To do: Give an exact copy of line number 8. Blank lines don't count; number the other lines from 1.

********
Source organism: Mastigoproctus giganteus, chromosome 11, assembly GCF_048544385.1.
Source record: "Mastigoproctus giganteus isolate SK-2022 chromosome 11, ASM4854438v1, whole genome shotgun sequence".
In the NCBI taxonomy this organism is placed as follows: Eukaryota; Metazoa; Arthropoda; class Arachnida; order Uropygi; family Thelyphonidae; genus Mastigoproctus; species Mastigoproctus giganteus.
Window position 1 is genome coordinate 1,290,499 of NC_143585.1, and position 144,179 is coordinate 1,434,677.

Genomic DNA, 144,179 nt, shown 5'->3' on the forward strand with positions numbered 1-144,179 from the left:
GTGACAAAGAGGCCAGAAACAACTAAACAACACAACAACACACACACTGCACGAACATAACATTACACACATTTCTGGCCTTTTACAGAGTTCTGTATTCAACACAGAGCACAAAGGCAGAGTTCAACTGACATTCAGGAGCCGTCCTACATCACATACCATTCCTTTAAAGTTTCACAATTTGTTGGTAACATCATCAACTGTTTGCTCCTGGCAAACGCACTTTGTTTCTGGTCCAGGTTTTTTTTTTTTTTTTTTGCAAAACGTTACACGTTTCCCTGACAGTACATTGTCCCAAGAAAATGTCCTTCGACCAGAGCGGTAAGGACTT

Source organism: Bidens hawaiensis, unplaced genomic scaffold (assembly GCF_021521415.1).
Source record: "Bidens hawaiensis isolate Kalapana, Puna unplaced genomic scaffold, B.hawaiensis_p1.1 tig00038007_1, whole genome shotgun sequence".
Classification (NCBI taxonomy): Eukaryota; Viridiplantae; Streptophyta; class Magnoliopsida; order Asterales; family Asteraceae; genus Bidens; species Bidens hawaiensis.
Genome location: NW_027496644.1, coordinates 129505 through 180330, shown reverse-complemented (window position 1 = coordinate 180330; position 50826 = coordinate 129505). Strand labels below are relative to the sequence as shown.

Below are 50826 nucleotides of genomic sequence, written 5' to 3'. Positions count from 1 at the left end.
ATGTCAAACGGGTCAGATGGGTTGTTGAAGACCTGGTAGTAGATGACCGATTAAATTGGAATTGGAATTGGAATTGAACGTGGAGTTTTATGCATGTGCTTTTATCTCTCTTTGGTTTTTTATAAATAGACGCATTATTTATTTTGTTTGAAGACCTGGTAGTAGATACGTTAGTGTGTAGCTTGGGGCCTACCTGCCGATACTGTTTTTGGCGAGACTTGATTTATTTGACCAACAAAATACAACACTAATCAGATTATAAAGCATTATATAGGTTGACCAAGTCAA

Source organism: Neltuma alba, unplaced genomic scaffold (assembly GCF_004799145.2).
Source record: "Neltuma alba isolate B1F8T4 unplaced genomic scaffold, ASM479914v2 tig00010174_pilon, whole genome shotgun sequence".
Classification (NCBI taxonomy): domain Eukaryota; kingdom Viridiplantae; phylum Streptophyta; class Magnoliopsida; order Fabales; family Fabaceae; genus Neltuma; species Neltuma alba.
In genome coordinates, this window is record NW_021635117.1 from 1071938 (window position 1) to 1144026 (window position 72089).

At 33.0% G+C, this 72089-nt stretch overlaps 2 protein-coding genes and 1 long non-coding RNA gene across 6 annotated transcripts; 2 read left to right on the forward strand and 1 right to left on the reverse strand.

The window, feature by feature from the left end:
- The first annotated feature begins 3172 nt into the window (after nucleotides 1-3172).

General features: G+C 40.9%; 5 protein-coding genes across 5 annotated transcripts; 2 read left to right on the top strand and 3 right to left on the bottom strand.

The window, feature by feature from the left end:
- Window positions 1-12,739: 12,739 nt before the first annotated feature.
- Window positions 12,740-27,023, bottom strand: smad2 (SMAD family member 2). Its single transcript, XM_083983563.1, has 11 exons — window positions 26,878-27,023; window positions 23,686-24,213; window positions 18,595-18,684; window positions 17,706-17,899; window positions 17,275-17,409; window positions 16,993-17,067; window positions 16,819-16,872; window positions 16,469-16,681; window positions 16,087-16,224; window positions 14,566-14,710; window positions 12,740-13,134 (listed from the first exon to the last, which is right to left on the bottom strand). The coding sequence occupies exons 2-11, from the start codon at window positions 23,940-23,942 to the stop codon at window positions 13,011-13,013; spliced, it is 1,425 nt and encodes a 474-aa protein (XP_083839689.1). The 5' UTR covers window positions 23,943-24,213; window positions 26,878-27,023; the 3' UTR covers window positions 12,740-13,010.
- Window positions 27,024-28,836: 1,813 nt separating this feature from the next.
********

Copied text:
Source record: "Bidens hawaiensis isolate Kalapana, Puna unplaced genomic scaffold, B.hawaiensis_p1.1 tig00038007_1, whole genome shotgun sequence".